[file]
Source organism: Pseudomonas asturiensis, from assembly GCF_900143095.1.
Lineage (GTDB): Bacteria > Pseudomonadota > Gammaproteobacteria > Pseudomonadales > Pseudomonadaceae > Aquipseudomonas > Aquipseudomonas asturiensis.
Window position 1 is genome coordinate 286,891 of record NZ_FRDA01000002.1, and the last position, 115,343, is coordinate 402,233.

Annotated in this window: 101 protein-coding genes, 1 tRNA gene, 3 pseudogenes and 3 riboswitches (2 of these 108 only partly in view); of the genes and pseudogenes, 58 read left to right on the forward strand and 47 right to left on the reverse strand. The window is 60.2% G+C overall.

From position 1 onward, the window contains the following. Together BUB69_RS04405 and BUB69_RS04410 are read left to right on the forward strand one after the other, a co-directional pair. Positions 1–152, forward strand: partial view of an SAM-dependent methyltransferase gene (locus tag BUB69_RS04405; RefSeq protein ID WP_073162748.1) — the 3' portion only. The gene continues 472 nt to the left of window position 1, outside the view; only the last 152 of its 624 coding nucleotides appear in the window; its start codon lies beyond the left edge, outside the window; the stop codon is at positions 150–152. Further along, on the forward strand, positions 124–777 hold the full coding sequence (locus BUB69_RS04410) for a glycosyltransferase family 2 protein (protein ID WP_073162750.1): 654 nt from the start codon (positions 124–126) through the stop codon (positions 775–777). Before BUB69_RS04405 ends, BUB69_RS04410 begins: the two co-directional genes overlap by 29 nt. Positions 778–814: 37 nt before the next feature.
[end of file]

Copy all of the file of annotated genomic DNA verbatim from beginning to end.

Source organism: Pseudomonas asturiensis, from assembly GCF_900143095.1.
Lineage (GTDB): Bacteria > Pseudomonadota > Gammaproteobacteria > Pseudomonadales > Pseudomonadaceae > Aquipseudomonas > Aquipseudomonas asturiensis.
Window position 1 is genome coordinate 286,891 of record NZ_FRDA01000002.1, and the last position, 115,343, is coordinate 402,233.

Annotated in this window: 101 protein-coding genes, 1 tRNA gene, 3 pseudogenes and 3 riboswitches (2 of these 108 only partly in view); of the genes and pseudogenes, 58 read left to right on the forward strand and 47 right to left on the reverse strand. The window is 60.2% G+C overall.

From position 1 onward, the window contains the following. Together BUB69_RS04405 and BUB69_RS04410 are read left to right on the forward strand one after the other, a co-directional pair. Positions 1–152, forward strand: partial view of an SAM-dependent methyltransferase gene (locus tag BUB69_RS04405; RefSeq protein ID WP_073162748.1) — the 3' portion only. The gene continues 472 nt to the left of window position 1, outside the view; only the last 152 of its 624 coding nucleotides appear in the window; its start codon lies beyond the left edge, outside the window; the stop codon is at positions 150–152. Further along, on the forward strand, positions 124–777 hold the full coding sequence (locus BUB69_RS04410) for a glycosyltransferase family 2 protein (protein ID WP_073162750.1): 654 nt from the start codon (positions 124–126) through the stop codon (positions 775–777). Before BUB69_RS04405 ends, BUB69_RS04410 begins: the two co-directional genes overlap by 29 nt. Positions 778–814: 37 nt before the next feature.